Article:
Planescape Torment: Welcome to Curst

crone(This is a continuing series detailing my playthrough of Planescape Torment.  You can check out the whole run on the Nostalgia Lane page.)

Last time on the exciting adventures of Syp through the planes, the Nameless One and his companions finally confronted Ravel, the dreaded Night Hag, and had a thirty-minute conversation with her that culminated in boons being given followed by a nasty boss battle.

And then!

Then the game froze, progress was lost, and that was that.  I had to go back through the entire conversation tree again, and I cannot stress how long this all was.  At least I avoided a game freeze after the battle this time around, and with Ravel’s corpse growing cold, it was time to figure out a way to leave this maze.

This in and of itself isn’t that difficult.  When I find the right portal, a cutscene is triggered as a tree-looking thing called the Transcendent One comes over and badgers Ravel back to life (turns out she had a few “tricks” to keep her from truly dying).  They bicker and the TO says that I don’t have a chance before Ravel starts attacking it.  I have to say, even though this game is well over a decade old, the spell effects are pretty nifty.  Ravel dies… again… and I end up in a desert-looking place called the Outlands.  Curst.

First things first — I have a lot of post-battle things to take care of.  Four of my party leveled up, so I enjoyed clicking on those “accept” buttons.  Then I had to distribute loot.  Finally, I had a chat with Annah in which she admitted that she had feelings for me even though I smell like a zombie.  Heck, who wouldn’t?  Axe Rotting Corpse is all the rage with the teenage set these days.  Anyway, I kiss her and she starts smoking… literally.  Don’t know what that’s about.  It’s kind of cute.

curstSo welcome to Curst.  This is a prison town in one of the hell planes, and it’s a huge departure from Sigil.  It’s a cracked desert-kind-of-place where the folks are hard and hardy, and Fallout references spring to mind.  Curst is a good place to loot random stuff all over the place, although a sign mentioning a quarantine in effect is a little worrisome.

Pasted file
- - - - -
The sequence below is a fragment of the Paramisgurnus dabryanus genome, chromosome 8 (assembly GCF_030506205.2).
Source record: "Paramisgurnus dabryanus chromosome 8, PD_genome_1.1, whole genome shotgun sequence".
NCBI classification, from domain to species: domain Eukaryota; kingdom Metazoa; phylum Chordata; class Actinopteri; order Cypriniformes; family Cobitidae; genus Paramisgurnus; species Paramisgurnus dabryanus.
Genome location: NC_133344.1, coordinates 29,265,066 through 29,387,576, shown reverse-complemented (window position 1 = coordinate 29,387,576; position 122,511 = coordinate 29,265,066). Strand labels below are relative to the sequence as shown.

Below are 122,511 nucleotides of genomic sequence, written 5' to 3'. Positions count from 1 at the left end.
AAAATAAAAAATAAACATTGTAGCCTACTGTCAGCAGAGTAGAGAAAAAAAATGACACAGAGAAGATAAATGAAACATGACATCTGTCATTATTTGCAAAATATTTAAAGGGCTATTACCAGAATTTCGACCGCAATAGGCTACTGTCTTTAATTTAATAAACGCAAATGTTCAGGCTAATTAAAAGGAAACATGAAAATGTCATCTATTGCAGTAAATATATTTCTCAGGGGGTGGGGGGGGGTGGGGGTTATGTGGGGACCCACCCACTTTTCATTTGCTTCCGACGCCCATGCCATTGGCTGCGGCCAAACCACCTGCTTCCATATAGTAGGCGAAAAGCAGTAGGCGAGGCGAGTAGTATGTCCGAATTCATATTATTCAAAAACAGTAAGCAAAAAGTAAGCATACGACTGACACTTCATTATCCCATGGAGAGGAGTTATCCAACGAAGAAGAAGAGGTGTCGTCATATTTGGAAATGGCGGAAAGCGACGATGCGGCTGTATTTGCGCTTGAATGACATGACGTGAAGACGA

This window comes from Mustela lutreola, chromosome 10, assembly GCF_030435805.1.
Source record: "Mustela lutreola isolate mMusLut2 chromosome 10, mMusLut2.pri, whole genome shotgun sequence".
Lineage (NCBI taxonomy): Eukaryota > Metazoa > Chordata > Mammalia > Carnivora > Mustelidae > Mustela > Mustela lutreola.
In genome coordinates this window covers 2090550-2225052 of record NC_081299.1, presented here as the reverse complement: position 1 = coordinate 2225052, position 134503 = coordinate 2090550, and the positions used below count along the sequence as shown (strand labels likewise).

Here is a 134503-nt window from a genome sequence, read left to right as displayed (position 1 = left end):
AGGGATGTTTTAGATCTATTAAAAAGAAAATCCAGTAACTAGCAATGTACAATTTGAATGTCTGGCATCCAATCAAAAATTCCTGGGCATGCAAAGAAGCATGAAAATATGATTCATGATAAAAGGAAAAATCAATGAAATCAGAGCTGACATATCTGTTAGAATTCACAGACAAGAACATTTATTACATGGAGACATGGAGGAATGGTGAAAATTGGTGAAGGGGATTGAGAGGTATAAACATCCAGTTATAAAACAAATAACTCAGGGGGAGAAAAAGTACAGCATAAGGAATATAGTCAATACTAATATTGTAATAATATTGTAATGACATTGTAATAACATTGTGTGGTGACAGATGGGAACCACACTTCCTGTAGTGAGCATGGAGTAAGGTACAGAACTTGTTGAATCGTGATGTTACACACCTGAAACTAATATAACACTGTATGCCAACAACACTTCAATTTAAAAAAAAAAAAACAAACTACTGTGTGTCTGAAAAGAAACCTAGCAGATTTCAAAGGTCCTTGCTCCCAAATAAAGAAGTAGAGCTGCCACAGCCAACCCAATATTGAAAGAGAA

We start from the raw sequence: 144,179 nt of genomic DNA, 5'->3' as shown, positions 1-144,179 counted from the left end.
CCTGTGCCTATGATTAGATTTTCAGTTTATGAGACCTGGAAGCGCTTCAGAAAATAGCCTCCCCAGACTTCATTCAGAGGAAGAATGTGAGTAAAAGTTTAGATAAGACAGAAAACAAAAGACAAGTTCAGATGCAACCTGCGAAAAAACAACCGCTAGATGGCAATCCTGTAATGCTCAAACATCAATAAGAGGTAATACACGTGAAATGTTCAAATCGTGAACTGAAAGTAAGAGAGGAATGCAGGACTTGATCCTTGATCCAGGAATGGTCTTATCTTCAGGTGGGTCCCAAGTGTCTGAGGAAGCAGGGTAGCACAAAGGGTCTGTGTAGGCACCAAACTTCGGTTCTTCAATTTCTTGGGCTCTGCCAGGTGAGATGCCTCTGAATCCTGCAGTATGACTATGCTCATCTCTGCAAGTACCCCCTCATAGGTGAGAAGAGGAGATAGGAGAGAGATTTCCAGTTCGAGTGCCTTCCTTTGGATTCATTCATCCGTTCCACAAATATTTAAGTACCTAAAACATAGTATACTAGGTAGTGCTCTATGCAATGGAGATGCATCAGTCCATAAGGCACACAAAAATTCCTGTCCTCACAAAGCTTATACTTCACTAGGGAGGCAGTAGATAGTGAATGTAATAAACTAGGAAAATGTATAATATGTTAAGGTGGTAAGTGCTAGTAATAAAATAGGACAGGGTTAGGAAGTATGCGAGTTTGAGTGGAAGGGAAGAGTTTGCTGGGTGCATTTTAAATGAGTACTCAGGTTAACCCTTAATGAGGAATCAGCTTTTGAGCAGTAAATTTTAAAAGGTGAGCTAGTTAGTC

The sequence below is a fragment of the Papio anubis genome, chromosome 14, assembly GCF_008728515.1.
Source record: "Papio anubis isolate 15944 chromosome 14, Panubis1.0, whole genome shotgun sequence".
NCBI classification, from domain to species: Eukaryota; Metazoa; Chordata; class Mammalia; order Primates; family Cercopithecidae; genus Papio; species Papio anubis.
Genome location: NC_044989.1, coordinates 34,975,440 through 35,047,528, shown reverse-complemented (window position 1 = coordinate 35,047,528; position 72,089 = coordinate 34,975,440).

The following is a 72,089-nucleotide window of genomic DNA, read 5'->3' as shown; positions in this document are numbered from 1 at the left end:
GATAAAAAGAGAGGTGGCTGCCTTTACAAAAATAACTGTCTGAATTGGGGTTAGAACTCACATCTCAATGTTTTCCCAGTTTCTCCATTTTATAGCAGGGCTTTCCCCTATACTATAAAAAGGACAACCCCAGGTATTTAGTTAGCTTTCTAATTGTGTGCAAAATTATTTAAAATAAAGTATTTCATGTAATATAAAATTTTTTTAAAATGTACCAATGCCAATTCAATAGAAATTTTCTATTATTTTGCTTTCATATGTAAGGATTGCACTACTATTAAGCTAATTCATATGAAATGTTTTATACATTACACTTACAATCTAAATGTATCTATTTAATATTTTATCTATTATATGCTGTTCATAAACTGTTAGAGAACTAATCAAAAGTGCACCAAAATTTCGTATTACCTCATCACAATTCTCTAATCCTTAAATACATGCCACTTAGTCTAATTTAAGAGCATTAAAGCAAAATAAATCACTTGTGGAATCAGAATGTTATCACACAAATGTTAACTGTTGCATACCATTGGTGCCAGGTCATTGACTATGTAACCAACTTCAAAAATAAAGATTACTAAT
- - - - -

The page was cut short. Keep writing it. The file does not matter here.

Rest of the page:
I meet a lady named Roberta who wants me to keep an eye out for her husband.  She suspects he’s cheating on her.  Just a suggestion, Roberta — maybe moving from that one spot you’re standing will help you with your search.  Just a thought!

I found a harlet who was willing to do the deed (killing the husband, that is), and since the quest doesn’t give me any leeway to see if the guy is actually cheating or not, I go ahead and farm out the task.  Planescape Torment: Now with more harlets and contract killings!

I start asking around about the deva, and the local barkeep says that he’s got the info to get me to him/her/it — but the information is locked in his mind.  To access it he needs a key assembled from five parts.  Seriously, who in their right mind sets up these kinds of things?  The first part of the key requires me to rescue the barkeep’s daughter from some slavers, so I resolve to get that done first thing next time.

5 thoughts on “Planescape Torment: Welcome to Curst

  1. Coppertopper July 10, 2013 / 8:23 pm

    Is there a pretty good sense of progression for your characters as you go thru the game? I noticed reading some of these entries how much of the gameplay resembles fetch quests in mmos, then you me toon distributing loot in this one, so inquiring minds want to know!

  2. Coppertopper July 10, 2013 / 8:23 pm

    mention, not “me toon”

  3. Syp July 11, 2013 / 7:48 am

    I think that there’s a lot of non-traditional quests in the game, including investigation quests, dialogue quests, puzzle quests, and so on. There are fetch quests too, sure, but most RPGs have them.

    In terms of character progression, Torment isn’t as concerned about it. You do level up and can gain some new abilities, but it’s all rather basic compared to Baldur’s Gate II.

  4. Coppertopper July 11, 2013 / 9:42 pm

    Ok thanks – probably worth the money just to check it out for as reasonable as it is.

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